2012 Survey of American Jewish Opinion Highlights

2012 Survey of American Jewish Opinion - Press Release

2012 Survey of American Jewish Opinion - Survey Results

2012 Survey of American Jewish Opinion - Methodology

AJC Survey of American Jewish Opinion Highlights

April 30, 2012


Most American Jews Support President Obama; Support for Romney Stronger Among Jews Who Cite National Security and U.S.-Israel Relations Among Top Concerns

While 61 percent of Jews report that they would vote for Obama if the election were held today and Romney were the Republican candidate (28 percent would vote for Romney, 11 percent are undecided), support for Obama is lower among Jews who cite national security and U.S.-Israel relations among their top three priority issues in deciding their vote in the election.

Among those Jews who are focused on national security concerns or U.S.-Israel relations, only 42 percent would vote for Obama in an election against Romney. Of those who cite national security as a priority, 44 percent would vote for Romney; of those who cite U.S.-Israel relations, 45 percent would vote for Romney.

Presidential Vote by Issue Priority


Economy Is Top Issue in Election; American Jews Who Cite Domestic Issues Among Top Concerns Favor Obama

Eighty percent of American Jews cite the economy as one of the three most important issues in deciding their vote, and overall 57 percent approve of the way President Obama is handling that issue. Sixty-two percent of those voters who cite the economy as one of the three top issues prefer Obama to Romney.

Seventy-two percent of those American Jews who cite health care among their top three concerns (57 percent of the sample), and 67 percent of those who name social security among those concerns for the 2012 election (22 percent of the sample) would vote for Obama if the election were held today against Romney.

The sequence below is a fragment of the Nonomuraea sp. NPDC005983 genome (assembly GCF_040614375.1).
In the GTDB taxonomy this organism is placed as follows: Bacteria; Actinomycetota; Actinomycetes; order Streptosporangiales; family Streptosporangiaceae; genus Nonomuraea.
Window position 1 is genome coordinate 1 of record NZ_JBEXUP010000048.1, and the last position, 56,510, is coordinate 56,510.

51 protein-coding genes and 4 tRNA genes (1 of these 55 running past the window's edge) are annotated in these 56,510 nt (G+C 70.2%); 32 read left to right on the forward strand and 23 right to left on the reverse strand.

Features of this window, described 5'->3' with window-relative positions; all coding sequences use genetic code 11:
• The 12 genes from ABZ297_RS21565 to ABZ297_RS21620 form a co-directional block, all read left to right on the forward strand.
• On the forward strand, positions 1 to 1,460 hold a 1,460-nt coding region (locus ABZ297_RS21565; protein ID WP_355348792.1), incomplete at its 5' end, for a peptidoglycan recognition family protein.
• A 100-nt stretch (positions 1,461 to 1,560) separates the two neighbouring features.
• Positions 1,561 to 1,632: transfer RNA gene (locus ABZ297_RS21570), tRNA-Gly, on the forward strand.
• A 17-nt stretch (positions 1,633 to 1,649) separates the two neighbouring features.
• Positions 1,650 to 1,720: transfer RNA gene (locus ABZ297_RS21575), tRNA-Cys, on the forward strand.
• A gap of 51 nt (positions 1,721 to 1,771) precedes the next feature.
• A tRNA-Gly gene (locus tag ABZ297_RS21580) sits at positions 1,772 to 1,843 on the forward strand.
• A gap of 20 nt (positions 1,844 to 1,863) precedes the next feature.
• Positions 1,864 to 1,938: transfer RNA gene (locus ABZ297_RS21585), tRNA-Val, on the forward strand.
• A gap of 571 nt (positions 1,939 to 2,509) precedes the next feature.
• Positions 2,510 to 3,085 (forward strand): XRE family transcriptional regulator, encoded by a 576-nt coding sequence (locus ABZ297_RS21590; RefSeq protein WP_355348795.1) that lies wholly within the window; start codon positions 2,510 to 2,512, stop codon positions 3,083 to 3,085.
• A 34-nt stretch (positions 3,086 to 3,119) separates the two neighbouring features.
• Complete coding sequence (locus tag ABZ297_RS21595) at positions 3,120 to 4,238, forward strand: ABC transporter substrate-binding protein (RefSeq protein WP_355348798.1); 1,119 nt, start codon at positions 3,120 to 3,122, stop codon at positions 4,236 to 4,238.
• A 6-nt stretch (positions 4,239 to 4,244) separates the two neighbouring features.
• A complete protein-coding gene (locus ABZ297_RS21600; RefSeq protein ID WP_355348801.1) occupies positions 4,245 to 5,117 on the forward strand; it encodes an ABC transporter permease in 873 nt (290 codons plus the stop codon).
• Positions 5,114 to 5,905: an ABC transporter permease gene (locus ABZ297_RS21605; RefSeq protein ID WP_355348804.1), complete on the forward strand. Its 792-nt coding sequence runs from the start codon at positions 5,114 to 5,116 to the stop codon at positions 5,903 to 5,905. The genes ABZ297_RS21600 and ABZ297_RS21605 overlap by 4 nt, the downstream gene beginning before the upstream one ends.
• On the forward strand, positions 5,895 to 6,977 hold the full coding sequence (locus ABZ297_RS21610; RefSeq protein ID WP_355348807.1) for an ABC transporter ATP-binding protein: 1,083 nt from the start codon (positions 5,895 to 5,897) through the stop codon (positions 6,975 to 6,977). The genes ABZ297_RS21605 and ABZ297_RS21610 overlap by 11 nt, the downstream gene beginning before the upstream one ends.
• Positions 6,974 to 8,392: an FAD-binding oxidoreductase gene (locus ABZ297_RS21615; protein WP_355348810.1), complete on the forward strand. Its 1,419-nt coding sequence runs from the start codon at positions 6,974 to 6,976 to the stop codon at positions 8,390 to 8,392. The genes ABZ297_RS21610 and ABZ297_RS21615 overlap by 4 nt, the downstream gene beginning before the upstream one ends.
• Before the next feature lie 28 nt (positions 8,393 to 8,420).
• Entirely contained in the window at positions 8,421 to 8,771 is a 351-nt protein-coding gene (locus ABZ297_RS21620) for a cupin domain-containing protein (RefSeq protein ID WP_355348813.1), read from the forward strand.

Jewish voters for whom energy security is one of the top concerns favor Obama over Romney by 70 percent to 17 percent.

Ninety percent of Jews who cite church-state issues among their top concerns would vote for Obama in an election against Romney.

Most Important Issues in Deciding Presidential Vote


Obama Gets High Marks and Netanyahu Even Higher on U.S.-Israel Relationship; Majority of American Jews Say Prospects for Arab-Israeli Peace Unchanged

58 percent of American Jews approve of the way President Obama is handling the U.S.-Israel relationship. Support for Prime Minister Netanyahu is even higher on this issue, with 70 percent of American Jews saying they have a favorable opinion of the way his government is handling the U.S.-Israel relationship.

More than one-third (37 percent) of American Jews believe that prospects for Arab-Israeli peace have decreased over the past year. Over half (55 percent) say prospects for peace today are about the same as they were a year ago, and just seven percent think prospects for peace have increased.

Nine in Ten American Jews Concerned About Iranian Nuclear Threat


The Iranian nuclear program concerns the vast majority of American Jews: 89 percent are very (56 percent) or somewhat (33 percent) concerned about it. Only 11 percent say they are not too concerned or not concerned at all.